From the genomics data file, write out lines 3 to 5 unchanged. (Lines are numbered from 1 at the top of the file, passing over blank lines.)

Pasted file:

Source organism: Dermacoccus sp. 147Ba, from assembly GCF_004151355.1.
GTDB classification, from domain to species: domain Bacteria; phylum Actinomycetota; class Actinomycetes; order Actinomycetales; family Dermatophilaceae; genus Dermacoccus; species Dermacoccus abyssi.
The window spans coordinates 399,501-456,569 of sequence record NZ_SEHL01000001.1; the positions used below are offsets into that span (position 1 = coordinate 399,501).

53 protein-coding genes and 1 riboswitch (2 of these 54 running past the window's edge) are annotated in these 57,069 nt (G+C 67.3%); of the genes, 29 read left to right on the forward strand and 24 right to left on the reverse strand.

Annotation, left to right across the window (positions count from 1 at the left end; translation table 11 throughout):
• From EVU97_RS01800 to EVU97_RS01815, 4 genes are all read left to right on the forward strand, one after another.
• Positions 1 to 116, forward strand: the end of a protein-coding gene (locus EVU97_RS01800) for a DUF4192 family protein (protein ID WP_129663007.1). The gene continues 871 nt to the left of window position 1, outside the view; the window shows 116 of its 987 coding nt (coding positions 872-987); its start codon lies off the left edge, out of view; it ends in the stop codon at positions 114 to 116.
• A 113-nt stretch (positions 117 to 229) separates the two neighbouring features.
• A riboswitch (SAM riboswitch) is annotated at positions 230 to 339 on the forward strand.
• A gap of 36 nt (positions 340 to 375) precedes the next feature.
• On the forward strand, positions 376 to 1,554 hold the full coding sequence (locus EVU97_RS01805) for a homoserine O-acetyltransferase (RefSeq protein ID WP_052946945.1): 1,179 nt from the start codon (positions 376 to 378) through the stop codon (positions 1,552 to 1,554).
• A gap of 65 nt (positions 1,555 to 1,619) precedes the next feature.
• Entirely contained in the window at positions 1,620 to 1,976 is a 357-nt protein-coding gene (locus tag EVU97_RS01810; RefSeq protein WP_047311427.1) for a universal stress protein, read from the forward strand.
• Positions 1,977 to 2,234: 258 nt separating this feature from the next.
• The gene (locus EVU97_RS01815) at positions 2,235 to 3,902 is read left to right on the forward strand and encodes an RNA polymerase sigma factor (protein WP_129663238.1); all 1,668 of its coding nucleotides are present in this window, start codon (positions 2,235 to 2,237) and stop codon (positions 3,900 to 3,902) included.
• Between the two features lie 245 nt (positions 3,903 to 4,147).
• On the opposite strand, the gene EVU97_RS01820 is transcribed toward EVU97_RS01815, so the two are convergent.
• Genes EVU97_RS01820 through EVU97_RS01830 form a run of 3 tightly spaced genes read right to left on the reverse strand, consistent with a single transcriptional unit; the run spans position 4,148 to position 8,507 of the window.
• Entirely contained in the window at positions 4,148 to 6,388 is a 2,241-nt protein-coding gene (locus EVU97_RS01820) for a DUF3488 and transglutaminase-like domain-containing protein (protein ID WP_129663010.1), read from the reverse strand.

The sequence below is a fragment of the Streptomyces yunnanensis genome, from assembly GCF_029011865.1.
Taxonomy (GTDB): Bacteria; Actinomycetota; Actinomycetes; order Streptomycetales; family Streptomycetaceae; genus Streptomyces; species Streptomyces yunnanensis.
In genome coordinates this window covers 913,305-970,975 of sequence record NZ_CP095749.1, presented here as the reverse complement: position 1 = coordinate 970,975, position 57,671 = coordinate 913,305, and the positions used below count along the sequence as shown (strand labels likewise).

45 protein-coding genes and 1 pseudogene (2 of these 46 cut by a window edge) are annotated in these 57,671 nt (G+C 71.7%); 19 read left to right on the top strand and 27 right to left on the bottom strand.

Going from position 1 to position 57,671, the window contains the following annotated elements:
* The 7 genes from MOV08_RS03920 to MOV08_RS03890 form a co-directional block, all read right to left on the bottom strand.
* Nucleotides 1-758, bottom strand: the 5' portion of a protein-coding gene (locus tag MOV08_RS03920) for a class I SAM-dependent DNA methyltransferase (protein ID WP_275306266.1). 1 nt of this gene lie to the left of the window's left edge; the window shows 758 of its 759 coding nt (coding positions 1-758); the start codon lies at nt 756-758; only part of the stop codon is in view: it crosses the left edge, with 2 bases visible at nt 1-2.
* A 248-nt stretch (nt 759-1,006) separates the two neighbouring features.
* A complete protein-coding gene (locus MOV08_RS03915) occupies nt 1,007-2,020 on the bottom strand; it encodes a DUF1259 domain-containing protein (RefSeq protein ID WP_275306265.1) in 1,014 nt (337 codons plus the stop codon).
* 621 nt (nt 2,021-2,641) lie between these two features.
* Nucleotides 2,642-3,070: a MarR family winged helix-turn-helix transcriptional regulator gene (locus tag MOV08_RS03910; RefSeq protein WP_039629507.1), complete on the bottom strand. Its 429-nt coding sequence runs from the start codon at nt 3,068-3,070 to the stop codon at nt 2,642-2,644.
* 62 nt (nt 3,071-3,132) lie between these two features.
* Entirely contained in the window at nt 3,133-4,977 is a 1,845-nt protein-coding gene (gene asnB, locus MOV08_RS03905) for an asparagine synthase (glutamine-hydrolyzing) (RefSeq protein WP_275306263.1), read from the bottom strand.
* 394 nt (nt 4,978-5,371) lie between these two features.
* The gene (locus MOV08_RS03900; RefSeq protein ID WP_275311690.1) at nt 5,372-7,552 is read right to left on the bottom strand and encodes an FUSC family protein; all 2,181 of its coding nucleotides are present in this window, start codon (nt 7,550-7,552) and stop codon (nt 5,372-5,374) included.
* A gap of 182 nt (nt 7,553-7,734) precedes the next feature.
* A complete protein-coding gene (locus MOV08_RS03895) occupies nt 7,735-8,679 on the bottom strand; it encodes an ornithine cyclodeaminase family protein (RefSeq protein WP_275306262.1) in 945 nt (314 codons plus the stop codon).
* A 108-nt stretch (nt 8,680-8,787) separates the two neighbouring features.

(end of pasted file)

The window spans coordinates 399,501-456,569 of sequence record NZ_SEHL01000001.1; the positions used below are offsets into that span (position 1 = coordinate 399,501).

53 protein-coding genes and 1 riboswitch (2 of these 54 running past the window's edge) are annotated in these 57,069 nt (G+C 67.3%); of the genes, 29 read left to right on the forward strand and 24 right to left on the reverse strand.

Annotation, left to right across the window (positions count from 1 at the left end; translation table 11 throughout):